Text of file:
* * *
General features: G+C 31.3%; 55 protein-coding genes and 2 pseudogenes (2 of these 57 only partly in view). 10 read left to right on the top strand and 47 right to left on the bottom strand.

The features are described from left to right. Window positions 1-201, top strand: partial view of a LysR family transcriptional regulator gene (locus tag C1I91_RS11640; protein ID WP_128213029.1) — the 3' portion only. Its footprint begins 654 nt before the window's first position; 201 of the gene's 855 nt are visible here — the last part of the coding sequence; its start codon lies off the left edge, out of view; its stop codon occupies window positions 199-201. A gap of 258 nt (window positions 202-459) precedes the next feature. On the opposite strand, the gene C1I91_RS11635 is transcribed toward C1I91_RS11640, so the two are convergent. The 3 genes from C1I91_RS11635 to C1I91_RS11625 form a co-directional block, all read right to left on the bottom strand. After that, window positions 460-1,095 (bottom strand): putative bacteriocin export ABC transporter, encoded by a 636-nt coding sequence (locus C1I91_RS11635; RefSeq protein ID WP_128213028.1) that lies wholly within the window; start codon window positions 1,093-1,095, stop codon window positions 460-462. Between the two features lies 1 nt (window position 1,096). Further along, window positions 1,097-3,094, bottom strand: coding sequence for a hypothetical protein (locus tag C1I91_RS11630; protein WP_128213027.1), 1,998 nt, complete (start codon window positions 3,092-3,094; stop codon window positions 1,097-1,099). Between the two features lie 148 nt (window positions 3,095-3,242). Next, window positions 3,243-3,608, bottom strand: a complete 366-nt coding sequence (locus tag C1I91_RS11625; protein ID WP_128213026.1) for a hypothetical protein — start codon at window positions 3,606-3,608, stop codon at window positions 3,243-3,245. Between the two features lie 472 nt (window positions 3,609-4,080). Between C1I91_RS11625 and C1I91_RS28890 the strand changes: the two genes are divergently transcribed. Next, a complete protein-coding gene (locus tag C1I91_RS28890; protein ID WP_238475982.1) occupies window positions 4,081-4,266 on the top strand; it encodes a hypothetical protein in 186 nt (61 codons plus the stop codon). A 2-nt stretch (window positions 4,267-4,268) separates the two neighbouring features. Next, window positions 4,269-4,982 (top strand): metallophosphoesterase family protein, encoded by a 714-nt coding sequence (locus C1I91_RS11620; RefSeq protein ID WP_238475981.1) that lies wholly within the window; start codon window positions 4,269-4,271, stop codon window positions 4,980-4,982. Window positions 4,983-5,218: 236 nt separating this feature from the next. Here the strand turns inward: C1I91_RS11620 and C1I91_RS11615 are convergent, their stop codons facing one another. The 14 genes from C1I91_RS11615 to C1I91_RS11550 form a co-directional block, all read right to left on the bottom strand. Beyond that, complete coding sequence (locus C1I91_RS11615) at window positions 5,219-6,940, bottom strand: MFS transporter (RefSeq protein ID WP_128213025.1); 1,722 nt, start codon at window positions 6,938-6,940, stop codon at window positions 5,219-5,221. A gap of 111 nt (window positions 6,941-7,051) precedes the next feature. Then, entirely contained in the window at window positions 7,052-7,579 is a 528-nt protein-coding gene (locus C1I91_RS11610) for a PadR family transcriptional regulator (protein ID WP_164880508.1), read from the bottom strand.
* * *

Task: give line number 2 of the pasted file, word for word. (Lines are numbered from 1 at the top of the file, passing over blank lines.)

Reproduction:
The features are described from left to right. Window positions 1-201, top strand: partial view of a LysR family transcriptional regulator gene (locus tag C1I91_RS11640; protein ID WP_128213029.1) — the 3' portion only. Its footprint begins 654 nt before the window's first position; 201 of the gene's 855 nt are visible here — the last part of the coding sequence; its start codon lies off the left edge, out of view; its stop codon occupies window positions 199-201. A gap of 258 nt (window positions 202-459) precedes the next feature. On the opposite strand, the gene C1I91_RS11635 is transcribed toward C1I91_RS11640, so the two are convergent. The 3 genes from C1I91_RS11635 to C1I91_RS11625 form a co-directional block, all read right to left on the bottom strand. After that, window positions 460-1,095 (bottom strand): putative bacteriocin export ABC transporter, encoded by a 636-nt coding sequence (locus C1I91_RS11635; RefSeq protein ID WP_128213028.1) that lies wholly within the window; start codon window positions 1,093-1,095, stop codon window positions 460-462. Between the two features lies 1 nt (window position 1,096). Further along, window positions 1,097-3,094, bottom strand: coding sequence for a hypothetical protein (locus tag C1I91_RS11630; protein WP_128213027.1), 1,998 nt, complete (start codon window positions 3,092-3,094; stop codon window positions 1,097-1,099). Between the two features lie 148 nt (window positions 3,095-3,242). Next, window positions 3,243-3,608, bottom strand: a complete 366-nt coding sequence (locus tag C1I91_RS11625; protein ID WP_128213026.1) for a hypothetical protein — start codon at window positions 3,606-3,608, stop codon at window positions 3,243-3,245. Between the two features lie 472 nt (window positions 3,609-4,080). Between C1I91_RS11625 and C1I91_RS28890 the strand changes: the two genes are divergently transcribed. Next, a complete protein-coding gene (locus tag C1I91_RS28890; protein ID WP_238475982.1) occupies window positions 4,081-4,266 on the top strand; it encodes a hypothetical protein in 186 nt (61 codons plus the stop codon). A 2-nt stretch (window positions 4,267-4,268) separates the two neighbouring features. Next, window positions 4,269-4,982 (top strand): metallophosphoesterase family protein, encoded by a 714-nt coding sequence (locus C1I91_RS11620; RefSeq protein ID WP_238475981.1) that lies wholly within the window; start codon window positions 4,269-4,271, stop codon window positions 4,980-4,982. Window positions 4,983-5,218: 236 nt separating this feature from the next. Here the strand turns inward: C1I91_RS11620 and C1I91_RS11615 are convergent, their stop codons facing one another. The 14 genes from C1I91_RS11615 to C1I91_RS11550 form a co-directional block, all read right to left on the bottom strand. Beyond that, complete coding sequence (locus C1I91_RS11615) at window positions 5,219-6,940, bottom strand: MFS transporter (RefSeq protein ID WP_128213025.1); 1,722 nt, start codon at window positions 6,938-6,940, stop codon at window positions 5,219-5,221. A gap of 111 nt (window positions 6,941-7,051) precedes the next feature. Then, entirely contained in the window at window positions 7,052-7,579 is a 528-nt protein-coding gene (locus C1I91_RS11610) for a PadR family transcriptional regulator (protein ID WP_164880508.1), read from the bottom strand.